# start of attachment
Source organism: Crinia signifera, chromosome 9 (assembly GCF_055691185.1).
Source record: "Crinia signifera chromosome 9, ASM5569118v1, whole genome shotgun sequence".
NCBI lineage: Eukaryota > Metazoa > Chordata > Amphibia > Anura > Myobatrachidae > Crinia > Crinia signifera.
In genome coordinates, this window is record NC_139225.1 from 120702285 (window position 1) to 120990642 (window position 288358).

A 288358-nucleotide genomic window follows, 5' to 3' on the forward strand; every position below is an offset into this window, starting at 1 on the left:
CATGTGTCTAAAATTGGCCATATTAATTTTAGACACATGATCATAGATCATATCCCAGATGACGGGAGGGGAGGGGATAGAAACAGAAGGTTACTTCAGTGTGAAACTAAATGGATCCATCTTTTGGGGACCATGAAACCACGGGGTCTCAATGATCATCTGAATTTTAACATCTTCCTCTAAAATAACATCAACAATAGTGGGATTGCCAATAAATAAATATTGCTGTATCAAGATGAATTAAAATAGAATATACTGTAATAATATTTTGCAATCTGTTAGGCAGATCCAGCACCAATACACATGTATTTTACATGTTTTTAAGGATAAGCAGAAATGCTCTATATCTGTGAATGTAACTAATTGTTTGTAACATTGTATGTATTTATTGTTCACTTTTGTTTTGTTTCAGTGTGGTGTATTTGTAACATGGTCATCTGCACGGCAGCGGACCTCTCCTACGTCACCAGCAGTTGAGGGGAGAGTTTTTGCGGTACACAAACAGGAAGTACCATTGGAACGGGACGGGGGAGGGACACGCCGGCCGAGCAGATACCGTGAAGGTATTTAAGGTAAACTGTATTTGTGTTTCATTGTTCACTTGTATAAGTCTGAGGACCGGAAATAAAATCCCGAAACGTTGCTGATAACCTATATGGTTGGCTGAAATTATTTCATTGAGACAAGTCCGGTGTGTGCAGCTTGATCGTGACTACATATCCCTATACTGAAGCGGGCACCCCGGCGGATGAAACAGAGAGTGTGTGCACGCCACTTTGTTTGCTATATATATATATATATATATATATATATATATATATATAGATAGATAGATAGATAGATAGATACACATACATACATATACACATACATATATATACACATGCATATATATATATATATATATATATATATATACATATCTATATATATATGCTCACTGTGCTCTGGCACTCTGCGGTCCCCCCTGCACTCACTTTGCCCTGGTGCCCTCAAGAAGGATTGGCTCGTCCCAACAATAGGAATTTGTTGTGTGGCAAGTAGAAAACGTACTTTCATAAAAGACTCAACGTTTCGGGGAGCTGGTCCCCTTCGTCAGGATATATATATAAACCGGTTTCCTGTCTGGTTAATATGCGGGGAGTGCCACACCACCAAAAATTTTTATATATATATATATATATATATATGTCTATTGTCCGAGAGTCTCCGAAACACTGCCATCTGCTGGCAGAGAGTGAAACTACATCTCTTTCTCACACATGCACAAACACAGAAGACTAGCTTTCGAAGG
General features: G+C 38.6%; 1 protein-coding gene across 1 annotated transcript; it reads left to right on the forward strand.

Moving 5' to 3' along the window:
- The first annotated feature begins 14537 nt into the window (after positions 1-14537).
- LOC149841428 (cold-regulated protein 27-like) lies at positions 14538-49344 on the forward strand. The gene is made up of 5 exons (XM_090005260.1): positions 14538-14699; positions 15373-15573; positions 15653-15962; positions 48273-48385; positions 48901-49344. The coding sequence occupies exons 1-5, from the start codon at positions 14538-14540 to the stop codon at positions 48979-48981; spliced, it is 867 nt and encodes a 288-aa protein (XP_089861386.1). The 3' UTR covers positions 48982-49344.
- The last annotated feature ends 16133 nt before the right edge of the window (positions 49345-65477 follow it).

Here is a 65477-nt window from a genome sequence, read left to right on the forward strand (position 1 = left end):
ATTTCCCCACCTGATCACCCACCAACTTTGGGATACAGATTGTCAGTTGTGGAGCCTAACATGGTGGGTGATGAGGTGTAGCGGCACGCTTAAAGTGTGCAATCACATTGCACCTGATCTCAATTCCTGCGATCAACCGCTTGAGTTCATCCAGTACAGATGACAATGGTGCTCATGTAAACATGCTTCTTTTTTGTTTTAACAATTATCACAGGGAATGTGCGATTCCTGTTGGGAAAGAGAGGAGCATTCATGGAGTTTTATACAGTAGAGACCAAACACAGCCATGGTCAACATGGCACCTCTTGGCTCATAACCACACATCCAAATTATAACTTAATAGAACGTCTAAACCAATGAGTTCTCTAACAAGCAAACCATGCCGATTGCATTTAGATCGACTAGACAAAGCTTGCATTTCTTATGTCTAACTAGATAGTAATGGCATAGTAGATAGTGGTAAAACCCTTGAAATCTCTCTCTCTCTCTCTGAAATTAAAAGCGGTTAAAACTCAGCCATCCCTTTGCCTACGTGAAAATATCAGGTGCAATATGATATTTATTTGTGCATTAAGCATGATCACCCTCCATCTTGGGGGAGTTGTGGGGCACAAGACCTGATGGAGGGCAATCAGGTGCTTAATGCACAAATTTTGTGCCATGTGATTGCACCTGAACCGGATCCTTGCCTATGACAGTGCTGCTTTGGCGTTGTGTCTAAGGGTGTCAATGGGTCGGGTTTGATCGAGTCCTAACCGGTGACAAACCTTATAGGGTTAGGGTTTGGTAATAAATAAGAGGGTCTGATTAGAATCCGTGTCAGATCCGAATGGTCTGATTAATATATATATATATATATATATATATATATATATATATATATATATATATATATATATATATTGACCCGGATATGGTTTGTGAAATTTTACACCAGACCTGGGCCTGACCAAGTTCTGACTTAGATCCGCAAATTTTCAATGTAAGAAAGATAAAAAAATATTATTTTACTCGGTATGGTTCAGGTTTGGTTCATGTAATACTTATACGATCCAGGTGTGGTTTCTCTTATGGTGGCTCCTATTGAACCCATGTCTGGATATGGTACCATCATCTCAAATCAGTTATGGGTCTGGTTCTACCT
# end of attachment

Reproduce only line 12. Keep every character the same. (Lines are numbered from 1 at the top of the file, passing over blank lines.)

Here is a 65477-nt window from a genome sequence, read left to right on the forward strand (position 1 = left end):